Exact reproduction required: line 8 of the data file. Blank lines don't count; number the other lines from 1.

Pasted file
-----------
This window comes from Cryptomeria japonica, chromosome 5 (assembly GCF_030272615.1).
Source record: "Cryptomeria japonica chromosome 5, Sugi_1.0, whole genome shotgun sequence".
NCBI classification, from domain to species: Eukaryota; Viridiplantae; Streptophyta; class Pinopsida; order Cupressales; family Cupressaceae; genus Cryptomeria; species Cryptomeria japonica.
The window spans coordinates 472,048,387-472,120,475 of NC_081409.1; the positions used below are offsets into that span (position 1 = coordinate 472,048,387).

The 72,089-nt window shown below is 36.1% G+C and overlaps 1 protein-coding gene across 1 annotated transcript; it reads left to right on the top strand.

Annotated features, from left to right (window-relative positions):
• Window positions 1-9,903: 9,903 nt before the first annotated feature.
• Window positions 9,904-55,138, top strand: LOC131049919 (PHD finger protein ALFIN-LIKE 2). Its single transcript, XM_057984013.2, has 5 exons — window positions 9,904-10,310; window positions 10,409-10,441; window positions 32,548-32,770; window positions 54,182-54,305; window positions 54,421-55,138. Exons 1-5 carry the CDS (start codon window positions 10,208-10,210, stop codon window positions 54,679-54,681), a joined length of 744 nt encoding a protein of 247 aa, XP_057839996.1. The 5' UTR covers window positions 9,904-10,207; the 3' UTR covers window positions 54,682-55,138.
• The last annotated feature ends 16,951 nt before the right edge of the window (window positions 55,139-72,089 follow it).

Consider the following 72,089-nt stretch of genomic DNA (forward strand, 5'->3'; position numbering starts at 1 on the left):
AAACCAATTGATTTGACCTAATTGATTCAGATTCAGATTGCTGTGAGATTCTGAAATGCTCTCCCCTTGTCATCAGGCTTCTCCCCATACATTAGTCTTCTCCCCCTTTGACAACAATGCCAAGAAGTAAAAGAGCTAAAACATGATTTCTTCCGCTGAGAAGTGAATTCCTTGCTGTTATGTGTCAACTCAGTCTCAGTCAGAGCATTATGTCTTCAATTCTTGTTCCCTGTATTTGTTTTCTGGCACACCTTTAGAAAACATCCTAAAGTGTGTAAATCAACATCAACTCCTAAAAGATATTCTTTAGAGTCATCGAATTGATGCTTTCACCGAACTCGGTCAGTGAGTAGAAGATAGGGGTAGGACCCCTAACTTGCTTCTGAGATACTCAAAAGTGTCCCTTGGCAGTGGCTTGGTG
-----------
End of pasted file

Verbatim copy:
• Window positions 9,904-55,138, top strand: LOC131049919 (PHD finger protein ALFIN-LIKE 2). Its single transcript, XM_057984013.2, has 5 exons — window positions 9,904-10,310; window positions 10,409-10,441; window positions 32,548-32,770; window positions 54,182-54,305; window positions 54,421-55,138. Exons 1-5 carry the CDS (start codon window positions 10,208-10,210, stop codon window positions 54,679-54,681), a joined length of 744 nt encoding a protein of 247 aa, XP_057839996.1. The 5' UTR covers window positions 9,904-10,207; the 3' UTR covers window positions 54,682-55,138.